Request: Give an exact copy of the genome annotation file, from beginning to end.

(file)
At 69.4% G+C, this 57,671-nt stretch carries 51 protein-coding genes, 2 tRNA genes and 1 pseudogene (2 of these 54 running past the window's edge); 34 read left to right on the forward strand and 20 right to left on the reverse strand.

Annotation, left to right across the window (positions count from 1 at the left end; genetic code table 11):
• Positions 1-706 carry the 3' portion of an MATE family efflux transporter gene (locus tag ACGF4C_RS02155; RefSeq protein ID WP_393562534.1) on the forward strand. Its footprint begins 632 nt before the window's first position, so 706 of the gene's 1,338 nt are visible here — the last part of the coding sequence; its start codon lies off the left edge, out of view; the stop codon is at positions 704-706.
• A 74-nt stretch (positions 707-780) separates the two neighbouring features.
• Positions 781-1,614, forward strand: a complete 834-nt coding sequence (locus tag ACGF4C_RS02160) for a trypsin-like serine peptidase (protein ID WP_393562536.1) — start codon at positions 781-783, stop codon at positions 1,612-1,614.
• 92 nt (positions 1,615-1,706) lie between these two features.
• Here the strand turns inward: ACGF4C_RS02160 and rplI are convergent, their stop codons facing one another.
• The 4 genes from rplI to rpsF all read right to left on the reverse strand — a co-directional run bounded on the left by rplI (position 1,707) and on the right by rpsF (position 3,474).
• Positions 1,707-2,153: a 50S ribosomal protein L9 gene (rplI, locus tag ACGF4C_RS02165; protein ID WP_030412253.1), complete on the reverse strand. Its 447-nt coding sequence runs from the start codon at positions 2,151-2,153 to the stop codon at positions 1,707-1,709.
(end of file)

At 69.4% G+C, this 57,671-nt stretch carries 51 protein-coding genes, 2 tRNA genes and 1 pseudogene (2 of these 54 running past the window's edge); 34 read left to right on the forward strand and 20 right to left on the reverse strand.

Annotation, left to right across the window (positions count from 1 at the left end; genetic code table 11):
• Positions 1-706 carry the 3' portion of an MATE family efflux transporter gene (locus tag ACGF4C_RS02155; RefSeq protein ID WP_393562534.1) on the forward strand. Its footprint begins 632 nt before the window's first position, so 706 of the gene's 1,338 nt are visible here — the last part of the coding sequence; its start codon lies off the left edge, out of view; the stop codon is at positions 704-706.
• A 74-nt stretch (positions 707-780) separates the two neighbouring features.
• Positions 781-1,614, forward strand: a complete 834-nt coding sequence (locus tag ACGF4C_RS02160) for a trypsin-like serine peptidase (protein ID WP_393562536.1) — start codon at positions 781-783, stop codon at positions 1,612-1,614.
• 92 nt (positions 1,615-1,706) lie between these two features.
• Here the strand turns inward: ACGF4C_RS02160 and rplI are convergent, their stop codons facing one another.
• The 4 genes from rplI to rpsF all read right to left on the reverse strand — a co-directional run bounded on the left by rplI (position 1,707) and on the right by rpsF (position 3,474).
• Positions 1,707-2,153: a 50S ribosomal protein L9 gene (rplI, locus tag ACGF4C_RS02165; protein ID WP_030412253.1), complete on the reverse strand. Its 447-nt coding sequence runs from the start codon at positions 2,151-2,153 to the stop codon at positions 1,707-1,709.